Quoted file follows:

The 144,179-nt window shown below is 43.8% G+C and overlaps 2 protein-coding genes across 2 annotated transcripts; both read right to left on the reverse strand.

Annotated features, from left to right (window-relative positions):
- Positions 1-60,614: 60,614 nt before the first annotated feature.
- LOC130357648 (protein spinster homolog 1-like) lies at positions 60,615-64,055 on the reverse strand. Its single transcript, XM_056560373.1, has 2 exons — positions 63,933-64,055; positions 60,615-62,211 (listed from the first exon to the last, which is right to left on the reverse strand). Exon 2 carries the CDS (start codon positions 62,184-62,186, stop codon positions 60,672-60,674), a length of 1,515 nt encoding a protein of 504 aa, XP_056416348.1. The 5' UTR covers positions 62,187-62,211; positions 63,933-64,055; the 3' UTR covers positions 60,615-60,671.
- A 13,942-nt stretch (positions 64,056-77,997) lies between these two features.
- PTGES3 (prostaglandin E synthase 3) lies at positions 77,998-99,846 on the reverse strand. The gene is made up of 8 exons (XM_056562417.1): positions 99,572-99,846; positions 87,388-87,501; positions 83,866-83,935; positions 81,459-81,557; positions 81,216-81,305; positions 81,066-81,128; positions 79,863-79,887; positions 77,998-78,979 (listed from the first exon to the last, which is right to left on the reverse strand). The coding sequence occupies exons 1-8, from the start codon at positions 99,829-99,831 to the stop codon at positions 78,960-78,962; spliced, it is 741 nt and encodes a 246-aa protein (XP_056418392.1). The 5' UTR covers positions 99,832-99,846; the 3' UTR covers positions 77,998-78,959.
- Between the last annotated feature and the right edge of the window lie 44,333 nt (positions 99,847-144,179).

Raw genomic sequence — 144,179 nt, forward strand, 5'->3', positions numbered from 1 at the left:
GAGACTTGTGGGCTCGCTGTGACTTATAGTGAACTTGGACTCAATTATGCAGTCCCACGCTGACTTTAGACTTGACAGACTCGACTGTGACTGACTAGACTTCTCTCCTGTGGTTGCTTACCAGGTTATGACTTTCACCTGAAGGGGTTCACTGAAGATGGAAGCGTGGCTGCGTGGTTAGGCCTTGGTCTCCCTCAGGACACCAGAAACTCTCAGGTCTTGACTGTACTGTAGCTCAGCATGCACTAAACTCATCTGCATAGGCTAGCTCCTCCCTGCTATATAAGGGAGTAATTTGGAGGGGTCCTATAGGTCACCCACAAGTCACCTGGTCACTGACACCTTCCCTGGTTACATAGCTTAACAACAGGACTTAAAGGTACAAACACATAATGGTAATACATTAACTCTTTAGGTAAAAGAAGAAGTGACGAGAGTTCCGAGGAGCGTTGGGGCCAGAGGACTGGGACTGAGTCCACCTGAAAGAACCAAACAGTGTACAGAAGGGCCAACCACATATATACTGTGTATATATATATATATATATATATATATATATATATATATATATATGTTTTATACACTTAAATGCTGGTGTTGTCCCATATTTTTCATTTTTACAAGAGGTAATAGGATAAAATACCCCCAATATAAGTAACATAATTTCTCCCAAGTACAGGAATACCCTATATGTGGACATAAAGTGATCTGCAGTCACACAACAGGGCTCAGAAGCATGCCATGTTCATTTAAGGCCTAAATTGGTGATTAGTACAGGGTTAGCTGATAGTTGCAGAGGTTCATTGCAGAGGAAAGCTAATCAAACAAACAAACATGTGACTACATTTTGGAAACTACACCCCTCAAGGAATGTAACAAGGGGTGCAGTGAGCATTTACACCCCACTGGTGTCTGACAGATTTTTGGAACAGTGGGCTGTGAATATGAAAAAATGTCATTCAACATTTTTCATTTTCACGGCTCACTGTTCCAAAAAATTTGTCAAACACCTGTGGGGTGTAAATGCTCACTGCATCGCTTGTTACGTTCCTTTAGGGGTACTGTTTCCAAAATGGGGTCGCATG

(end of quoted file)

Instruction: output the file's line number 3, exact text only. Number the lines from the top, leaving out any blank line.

- Positions 1-60,614: 60,614 nt before the first annotated feature.